Earth returned from a nine-year hiatus in 2005 with Hex; Or Printing In The Infernal Method. But it was 2008's equally wordy The Bees Made Honey In The Lion's Skull that cemented the return of Dylan Carlson's outfit from the wilderness. These two albums completely reworked the template the band had laid down during the '90s; drumless guitar drones and resonations accompanied by deep, tonal sounds on tracks often lasting 30 minutes. It was avant-garde music for stoners, headbangers and metalheads.
Now in his early forties, with a greying mutton chop beard and dressed impeccably, Carlson looks like the elder statesmen of a turn-of-the-century town on the American frontier. Apart from his ocean-blue eyes he is almost unrecognisable from the strung-out youth seen in Nick Broomfield's 1998 doc Kurt & Courtney, talking about the death of his close friend and visibly struggling with his own addictions. Cobain had played drums and sang on a couple of Earth's live recordings from the period.
"From '96 to 2001, I didn't even have a guitar. I was doing, er, other things," is how Carlson euphemistically describes years of heavy drug use that prevented Earth from recording any new material. "When I returned to Seattle I had to take care of all these legal problems and was in jail for a bit. When I came out I got a guitar again, I didn't have plans to do anything. Me and Adrienne [Davies, drummer and Carlson's partner] didn't plan to do Earth, it just worked out that way, it was a happy accident, like most of the last ten years really."
Since their comeback, Earth has maintained the funereal pace of their earlier material, but eking out subtle melodies with distortion-free guitars rather than revelling in the purifying quality of noise. This is best exemplified on "Miami Morning Come Down II" from Bees, in which the main riff eventually breaks like powerful waves on a shoreline before basking in its guitar tones.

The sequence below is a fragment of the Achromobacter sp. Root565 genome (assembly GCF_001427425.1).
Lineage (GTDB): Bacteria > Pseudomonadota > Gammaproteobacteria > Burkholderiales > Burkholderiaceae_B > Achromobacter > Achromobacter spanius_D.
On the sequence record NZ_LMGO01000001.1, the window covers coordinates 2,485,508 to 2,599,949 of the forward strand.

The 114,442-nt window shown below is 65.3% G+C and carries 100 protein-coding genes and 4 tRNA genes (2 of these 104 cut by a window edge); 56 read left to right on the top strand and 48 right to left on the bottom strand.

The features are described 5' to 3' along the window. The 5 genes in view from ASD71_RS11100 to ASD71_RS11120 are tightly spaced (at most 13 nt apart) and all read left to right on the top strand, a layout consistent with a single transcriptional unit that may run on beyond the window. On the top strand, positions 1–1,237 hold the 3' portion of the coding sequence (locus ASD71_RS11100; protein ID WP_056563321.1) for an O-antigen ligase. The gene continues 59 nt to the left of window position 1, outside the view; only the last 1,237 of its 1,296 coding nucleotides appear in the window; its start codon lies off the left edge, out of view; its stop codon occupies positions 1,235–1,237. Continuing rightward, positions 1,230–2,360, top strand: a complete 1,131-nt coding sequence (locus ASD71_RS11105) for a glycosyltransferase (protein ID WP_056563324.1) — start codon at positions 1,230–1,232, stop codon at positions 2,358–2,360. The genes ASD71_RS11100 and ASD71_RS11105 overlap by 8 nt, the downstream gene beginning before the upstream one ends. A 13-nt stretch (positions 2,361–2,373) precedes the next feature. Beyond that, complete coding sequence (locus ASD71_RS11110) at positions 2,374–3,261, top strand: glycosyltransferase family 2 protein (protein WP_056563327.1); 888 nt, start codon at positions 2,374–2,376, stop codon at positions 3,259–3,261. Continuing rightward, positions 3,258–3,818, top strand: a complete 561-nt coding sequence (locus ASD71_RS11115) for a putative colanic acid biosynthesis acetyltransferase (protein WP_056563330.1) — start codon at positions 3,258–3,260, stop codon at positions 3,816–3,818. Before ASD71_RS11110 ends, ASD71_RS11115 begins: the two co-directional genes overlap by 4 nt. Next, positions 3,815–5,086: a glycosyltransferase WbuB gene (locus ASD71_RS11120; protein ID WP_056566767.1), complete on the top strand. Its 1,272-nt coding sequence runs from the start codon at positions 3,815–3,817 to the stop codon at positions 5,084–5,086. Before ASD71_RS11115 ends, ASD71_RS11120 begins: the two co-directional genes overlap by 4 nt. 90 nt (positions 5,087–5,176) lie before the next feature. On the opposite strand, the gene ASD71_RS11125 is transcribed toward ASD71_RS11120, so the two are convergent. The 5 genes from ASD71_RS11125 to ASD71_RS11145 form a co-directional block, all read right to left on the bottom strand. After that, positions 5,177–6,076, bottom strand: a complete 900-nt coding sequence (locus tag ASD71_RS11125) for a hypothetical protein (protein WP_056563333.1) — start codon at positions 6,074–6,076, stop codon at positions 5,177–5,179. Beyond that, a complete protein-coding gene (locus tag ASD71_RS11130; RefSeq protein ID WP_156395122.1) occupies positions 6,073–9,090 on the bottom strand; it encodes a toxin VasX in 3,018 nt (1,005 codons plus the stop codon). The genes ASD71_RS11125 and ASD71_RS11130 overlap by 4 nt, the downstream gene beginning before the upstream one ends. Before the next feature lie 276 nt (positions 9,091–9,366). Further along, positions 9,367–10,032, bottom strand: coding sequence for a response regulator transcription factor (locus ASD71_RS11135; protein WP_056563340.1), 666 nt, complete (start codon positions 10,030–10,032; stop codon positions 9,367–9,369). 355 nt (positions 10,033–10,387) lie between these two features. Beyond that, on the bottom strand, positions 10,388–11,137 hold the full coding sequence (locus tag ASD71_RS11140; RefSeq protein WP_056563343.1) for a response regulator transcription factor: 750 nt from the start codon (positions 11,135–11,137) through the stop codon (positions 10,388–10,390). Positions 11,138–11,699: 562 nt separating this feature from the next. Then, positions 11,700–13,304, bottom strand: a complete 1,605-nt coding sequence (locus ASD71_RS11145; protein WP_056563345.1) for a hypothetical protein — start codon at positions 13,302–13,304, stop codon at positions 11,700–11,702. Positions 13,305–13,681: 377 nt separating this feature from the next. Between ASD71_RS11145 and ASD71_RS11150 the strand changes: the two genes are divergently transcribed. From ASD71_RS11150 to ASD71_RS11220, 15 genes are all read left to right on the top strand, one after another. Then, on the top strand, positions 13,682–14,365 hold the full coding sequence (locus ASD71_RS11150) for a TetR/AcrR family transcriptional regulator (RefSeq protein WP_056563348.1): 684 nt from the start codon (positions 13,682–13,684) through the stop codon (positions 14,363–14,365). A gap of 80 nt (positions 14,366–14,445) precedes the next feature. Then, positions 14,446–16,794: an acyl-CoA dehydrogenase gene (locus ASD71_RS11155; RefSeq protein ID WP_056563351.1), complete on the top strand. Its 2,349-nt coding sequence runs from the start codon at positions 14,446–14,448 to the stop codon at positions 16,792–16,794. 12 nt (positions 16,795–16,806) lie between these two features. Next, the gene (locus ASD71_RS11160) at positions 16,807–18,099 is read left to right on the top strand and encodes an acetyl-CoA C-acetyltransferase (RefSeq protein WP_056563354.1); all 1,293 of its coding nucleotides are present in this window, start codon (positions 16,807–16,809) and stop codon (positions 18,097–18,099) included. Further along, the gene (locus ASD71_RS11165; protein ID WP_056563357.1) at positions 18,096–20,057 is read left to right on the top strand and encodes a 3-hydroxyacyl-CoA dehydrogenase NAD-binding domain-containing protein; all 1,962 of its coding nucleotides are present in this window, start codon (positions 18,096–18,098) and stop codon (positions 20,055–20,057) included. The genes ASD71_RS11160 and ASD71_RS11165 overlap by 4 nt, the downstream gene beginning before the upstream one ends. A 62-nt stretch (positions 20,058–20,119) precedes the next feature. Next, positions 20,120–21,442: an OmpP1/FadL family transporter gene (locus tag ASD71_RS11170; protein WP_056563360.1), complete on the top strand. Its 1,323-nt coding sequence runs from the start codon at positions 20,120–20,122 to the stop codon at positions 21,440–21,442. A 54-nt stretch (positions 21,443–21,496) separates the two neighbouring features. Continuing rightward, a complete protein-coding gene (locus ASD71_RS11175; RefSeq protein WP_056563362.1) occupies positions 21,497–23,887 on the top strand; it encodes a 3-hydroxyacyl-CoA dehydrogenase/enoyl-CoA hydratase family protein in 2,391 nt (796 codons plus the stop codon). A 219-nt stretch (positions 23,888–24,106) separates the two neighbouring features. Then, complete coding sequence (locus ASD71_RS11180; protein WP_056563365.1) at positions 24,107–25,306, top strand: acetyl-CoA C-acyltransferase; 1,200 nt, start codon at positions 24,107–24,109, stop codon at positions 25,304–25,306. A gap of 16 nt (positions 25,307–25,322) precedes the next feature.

But where Steve Moore's organ provided the backdrop for Carlson's guitar on Bees, on new album, Angels Of Darkness, Demons Of Light, the band are accompanied by Lori Goldston's cello, which famously appeared on Nirvana's MTV Unplugged. And where Moore's organ cloaked the sonics on Bees, contributing warmth, Goldston's cello work revels in dissonance.
The album is divided in two, with Part I released last year. Listen to both and it reveals itself as a stripped-back, melancholic set, shifting uneasily yet beautifully between pessimism and optimism. This is particularly true of the 20-minute title track, which makes extensive use of Goldston's cello and resembles a requiem. Unsurprising really, considering Carlson's health at the time of recording. "I didn't think I'd live much longer. I had hepatitis B, the wild type," he jokes. "A leftover from the late '90s probably. But the studio sessions went really well. We'd just roll a tape and just see what happens. Bees was very much a studio record - it's dense with a lot of layers - so I wanted Angels Of Darkness to be very sparse."
Sparse it is. On Part II's closer, "The Rakehell", one single riff drifts over 12 minutes, working itself deeper and deeper in a dead-end 2/4 time, trapped by its own nihilistic groove until the final seconds. Then the guitar shifts like a single beam of golden light escaping from behind a cloud. An optimistic end for an elegiac record. "Even if I think a lot of our stuff has a melancholy air," Carlson says of "The Rakehell", "I'm not a bleak person, and I hope the music reflects my view that there are opportunities and options."
Having almost conquered his illness, Carlson reflects on his 20-year career.
"I just figured I'd run the race," he says of his long hiatus, "but we've been more productive now than back then. I don't have some sort of plan for Earth - a lot of it is coincidence." §
Earth's Angels of Darkness, Demons of Light Part II is out now on Southern Lord. They tour the UK in March.
Thanks to St. Pancras Renaissance Hotel for the location.